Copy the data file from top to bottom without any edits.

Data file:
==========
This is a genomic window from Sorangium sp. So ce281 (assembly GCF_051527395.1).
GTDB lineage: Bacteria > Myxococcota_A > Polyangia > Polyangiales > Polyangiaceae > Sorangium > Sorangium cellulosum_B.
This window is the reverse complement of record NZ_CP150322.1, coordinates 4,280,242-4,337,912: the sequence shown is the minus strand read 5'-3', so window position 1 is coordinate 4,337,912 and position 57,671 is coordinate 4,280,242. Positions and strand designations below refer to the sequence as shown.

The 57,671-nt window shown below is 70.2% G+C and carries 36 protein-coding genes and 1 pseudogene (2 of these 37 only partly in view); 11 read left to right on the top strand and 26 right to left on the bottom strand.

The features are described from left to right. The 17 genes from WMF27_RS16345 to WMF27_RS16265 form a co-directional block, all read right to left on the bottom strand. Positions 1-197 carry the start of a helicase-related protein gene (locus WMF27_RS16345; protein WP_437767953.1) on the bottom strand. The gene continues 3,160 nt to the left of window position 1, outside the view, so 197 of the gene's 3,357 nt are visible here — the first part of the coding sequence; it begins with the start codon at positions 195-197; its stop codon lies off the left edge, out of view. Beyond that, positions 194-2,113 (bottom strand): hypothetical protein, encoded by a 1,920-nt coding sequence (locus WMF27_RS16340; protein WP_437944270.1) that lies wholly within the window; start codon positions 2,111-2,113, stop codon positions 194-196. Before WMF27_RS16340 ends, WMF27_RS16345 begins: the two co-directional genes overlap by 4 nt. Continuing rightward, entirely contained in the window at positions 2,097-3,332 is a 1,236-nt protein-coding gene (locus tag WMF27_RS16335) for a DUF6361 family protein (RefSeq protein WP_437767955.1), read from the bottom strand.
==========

This is a genomic window from Sorangium sp. So ce281 (assembly GCF_051527395.1).
GTDB lineage: Bacteria > Myxococcota_A > Polyangia > Polyangiales > Polyangiaceae > Sorangium > Sorangium cellulosum_B.
This window is the reverse complement of record NZ_CP150322.1, coordinates 4,280,242-4,337,912: the sequence shown is the minus strand read 5'-3', so window position 1 is coordinate 4,337,912 and position 57,671 is coordinate 4,280,242. Positions and strand designations below refer to the sequence as shown.

The 57,671-nt window shown below is 70.2% G+C and carries 36 protein-coding genes and 1 pseudogene (2 of these 37 only partly in view); 11 read left to right on the top strand and 26 right to left on the bottom strand.

The features are described from left to right. The 17 genes from WMF27_RS16345 to WMF27_RS16265 form a co-directional block, all read right to left on the bottom strand. Positions 1-197 carry the start of a helicase-related protein gene (locus WMF27_RS16345; protein WP_437767953.1) on the bottom strand. The gene continues 3,160 nt to the left of window position 1, outside the view, so 197 of the gene's 3,357 nt are visible here — the first part of the coding sequence; it begins with the start codon at positions 195-197; its stop codon lies off the left edge, out of view. Beyond that, positions 194-2,113 (bottom strand): hypothetical protein, encoded by a 1,920-nt coding sequence (locus WMF27_RS16340; protein WP_437944270.1) that lies wholly within the window; start codon positions 2,111-2,113, stop codon positions 194-196. Before WMF27_RS16340 ends, WMF27_RS16345 begins: the two co-directional genes overlap by 4 nt. Continuing rightward, entirely contained in the window at positions 2,097-3,332 is a 1,236-nt protein-coding gene (locus tag WMF27_RS16335) for a DUF6361 family protein (RefSeq protein WP_437767955.1), read from the bottom strand.